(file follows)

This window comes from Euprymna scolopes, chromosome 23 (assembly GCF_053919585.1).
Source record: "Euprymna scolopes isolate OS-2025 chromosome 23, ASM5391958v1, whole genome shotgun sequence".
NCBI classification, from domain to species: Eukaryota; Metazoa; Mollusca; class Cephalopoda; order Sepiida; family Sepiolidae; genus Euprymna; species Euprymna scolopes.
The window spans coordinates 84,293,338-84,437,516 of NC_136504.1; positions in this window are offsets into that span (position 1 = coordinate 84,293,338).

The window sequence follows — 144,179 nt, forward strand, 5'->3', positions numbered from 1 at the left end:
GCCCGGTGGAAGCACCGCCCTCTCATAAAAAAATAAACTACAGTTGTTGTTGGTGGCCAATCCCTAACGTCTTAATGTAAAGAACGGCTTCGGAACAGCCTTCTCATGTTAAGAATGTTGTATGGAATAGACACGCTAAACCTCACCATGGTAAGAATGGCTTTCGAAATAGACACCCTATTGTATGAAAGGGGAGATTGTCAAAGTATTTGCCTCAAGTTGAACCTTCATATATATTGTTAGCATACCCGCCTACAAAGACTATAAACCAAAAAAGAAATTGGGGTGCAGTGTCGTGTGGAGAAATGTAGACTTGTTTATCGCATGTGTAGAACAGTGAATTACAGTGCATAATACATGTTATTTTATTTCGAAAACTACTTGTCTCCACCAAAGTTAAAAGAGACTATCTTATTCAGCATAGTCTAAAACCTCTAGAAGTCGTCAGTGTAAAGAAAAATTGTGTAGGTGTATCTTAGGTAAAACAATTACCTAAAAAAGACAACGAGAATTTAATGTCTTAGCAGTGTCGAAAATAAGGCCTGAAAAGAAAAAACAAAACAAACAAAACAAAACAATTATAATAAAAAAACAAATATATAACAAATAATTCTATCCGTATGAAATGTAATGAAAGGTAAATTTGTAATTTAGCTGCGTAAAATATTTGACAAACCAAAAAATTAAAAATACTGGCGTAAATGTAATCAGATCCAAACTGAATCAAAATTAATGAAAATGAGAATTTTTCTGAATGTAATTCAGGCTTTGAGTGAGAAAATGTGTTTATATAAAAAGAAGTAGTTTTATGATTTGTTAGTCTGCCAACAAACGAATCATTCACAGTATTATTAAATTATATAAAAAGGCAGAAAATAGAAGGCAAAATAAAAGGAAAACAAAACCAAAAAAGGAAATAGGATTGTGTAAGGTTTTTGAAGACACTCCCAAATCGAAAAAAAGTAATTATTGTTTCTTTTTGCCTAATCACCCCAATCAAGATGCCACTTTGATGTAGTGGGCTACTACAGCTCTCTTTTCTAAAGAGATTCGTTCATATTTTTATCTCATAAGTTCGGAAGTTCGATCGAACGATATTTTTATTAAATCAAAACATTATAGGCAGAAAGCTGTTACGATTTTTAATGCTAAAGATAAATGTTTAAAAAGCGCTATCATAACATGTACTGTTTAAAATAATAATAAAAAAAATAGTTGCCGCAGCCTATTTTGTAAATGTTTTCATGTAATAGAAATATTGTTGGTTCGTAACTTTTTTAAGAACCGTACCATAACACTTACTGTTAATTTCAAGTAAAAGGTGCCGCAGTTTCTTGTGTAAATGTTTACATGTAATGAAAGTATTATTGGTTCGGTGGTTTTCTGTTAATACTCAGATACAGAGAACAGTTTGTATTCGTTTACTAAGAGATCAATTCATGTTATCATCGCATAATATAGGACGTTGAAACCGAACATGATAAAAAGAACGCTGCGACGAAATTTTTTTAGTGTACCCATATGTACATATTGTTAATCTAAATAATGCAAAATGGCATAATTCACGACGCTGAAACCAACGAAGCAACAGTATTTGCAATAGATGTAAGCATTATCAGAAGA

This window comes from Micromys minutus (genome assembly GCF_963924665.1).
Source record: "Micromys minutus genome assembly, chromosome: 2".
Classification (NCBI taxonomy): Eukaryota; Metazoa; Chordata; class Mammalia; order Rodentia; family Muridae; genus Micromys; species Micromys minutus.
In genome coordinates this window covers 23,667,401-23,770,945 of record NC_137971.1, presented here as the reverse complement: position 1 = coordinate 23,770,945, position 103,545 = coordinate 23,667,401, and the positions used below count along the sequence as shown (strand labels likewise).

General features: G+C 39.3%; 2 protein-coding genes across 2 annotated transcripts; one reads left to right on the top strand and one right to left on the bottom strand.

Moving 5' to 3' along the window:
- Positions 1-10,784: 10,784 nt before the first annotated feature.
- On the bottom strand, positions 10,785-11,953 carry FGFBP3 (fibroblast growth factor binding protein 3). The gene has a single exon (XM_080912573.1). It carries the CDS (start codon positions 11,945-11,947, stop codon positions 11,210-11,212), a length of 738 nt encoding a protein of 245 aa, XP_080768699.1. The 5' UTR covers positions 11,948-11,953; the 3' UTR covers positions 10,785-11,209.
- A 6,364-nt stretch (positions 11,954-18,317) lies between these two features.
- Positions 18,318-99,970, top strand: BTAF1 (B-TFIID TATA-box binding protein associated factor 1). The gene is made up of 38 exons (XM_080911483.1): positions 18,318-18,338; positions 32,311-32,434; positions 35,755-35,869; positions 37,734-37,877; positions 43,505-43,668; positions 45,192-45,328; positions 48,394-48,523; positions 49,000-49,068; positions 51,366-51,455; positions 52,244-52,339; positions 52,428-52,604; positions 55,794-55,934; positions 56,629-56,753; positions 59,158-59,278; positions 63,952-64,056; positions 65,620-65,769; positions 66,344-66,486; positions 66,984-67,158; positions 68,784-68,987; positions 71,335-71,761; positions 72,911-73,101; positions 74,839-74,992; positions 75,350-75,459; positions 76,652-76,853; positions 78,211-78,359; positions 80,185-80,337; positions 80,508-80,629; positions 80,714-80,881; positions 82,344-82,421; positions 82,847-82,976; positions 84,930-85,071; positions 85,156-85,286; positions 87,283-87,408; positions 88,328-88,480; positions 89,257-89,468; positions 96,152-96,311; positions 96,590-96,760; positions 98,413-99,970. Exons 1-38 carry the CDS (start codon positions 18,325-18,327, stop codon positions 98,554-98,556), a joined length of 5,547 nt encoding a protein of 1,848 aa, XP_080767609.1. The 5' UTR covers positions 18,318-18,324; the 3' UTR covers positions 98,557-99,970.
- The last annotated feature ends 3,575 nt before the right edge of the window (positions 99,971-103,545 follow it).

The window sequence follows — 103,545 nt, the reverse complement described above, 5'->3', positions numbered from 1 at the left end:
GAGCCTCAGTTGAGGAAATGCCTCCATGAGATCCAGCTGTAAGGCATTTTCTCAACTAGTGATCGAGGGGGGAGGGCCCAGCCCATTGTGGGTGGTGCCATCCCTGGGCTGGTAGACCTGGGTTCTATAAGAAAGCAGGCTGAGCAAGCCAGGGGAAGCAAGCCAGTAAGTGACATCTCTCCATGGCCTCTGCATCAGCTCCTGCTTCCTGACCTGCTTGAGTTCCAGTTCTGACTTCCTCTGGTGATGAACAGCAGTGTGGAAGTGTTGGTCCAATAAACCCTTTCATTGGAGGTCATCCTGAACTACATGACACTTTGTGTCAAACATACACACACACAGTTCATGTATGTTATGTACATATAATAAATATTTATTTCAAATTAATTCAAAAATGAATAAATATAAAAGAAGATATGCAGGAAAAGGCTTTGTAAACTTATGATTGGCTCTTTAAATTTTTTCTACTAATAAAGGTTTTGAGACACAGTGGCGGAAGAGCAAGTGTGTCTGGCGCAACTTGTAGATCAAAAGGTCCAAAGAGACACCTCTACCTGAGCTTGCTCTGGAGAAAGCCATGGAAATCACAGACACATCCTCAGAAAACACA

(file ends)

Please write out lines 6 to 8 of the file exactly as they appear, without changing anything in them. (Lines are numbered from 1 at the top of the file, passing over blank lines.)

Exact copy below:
GCCCGGTGGAAGCACCGCCCTCTCATAAAAAAATAAACTACAGTTGTTGTTGGTGGCCAATCCCTAACGTCTTAATGTAAAGAACGGCTTCGGAACAGCCTTCTCATGTTAAGAATGTTGTATGGAATAGACACGCTAAACCTCACCATGGTAAGAATGGCTTTCGAAATAGACACCCTATTGTATGAAAGGGGAGATTGTCAAAGTATTTGCCTCAAGTTGAACCTTCATATATATTGTTAGCATACCCGCCTACAAAGACTATAAACCAAAAAAGAAATTGGGGTGCAGTGTCGTGTGGAGAAATGTAGACTTGTTTATCGCATGTGTAGAACAGTGAATTACAGTGCATAATACATGTTATTTTATTTCGAAAACTACTTGTCTCCACCAAAGTTAAAAGAGACTATCTTATTCAGCATAGTCTAAAACCTCTAGAAGTCGTCAGTGTAAAGAAAAATTGTGTAGGTGTATCTTAGGTAAAACAATTACCTAAAAAAGACAACGAGAATTTAATGTCTTAGCAGTGTCGAAAATAAGGCCTGAAAAGAAAAAACAAAACAAACAAAACAAAACAATTATAATAAAAAAACAAATATATAACAAATAATTCTATCCGTATGAAATGTAATGAAAGGTAAATTTGTAATTTAGCTGCGTAAAATATTTGACAAACCAAAAAATTAAAAATACTGGCGTAAATGTAATCAGATCCAAACTGAATCAAAATTAATGAAAATGAGAATTTTTCTGAATGTAATTCAGGCTTTGAGTGAGAAAATGTGTTTATATAAAAAGAAGTAGTTTTATGATTTGTTAGTCTGCCAACAAACGAATCATTCACAGTATTATTAAATTATATAAAAAGGCAGAAAATAGAAGGCAAAATAAAAGGAAAACAAAACCAAAAAAGGAAATAGGATTGTGTAAGGTTTTTGAAGACACTCCCAAATCGAAAAAAAGTAATTATTGTTTCTTTTTGCCTAATCACCCCAATCAAGATGCCACTTTGATGTAGTGGGCTACTACAGCTCTCTTTTCTAAAGAGATTCGTTCATATTTTTATCTCATAAGTTCGGAAGTTCGATCGAACGATATTTTTATTAAATCAAAACATTATAGGCAGAAAGCTGTTACGATTTTTAATGCTAAAGATAAATGTTTAAAAAGCGCTATCATAACATGTACTGTTTAAAATAATAATAAAAAAAATAGTTGCCGCAGCCTATTTTGTAAATGTTTTCATGTAATAGAAATATTGTTGGTTCGTAACTTTTTTAAGAACCGTACCATAACACTTACTGTTAATTTCAAGTAAAAGGTGCCGCAGTTTCTTGTGTAAATGTTTACATGTAATGAAAGTATTATTGGTTCGGTGGTTTTCTGTTAATACTCAGATACAGAGAACAGTTTGTATTCGTTTACTAAGAGATCAATTCATGTTATCATCGCATAATATAGGACGTTGAAACCGAACATGATAAAAAGAACGCTGCGACGAAATTTTTTTAGTGTACCCATATGTACATATTGTTAATCTAAATAATGCAAAATGGCATAATTCACGACGCTGAAACCAACGAAGCAACAGTATTTGCAATAGATGTAAGCATTATCAGAAGA

This window comes from Micromys minutus (genome assembly GCF_963924665.1).
Source record: "Micromys minutus genome assembly, chromosome: 2".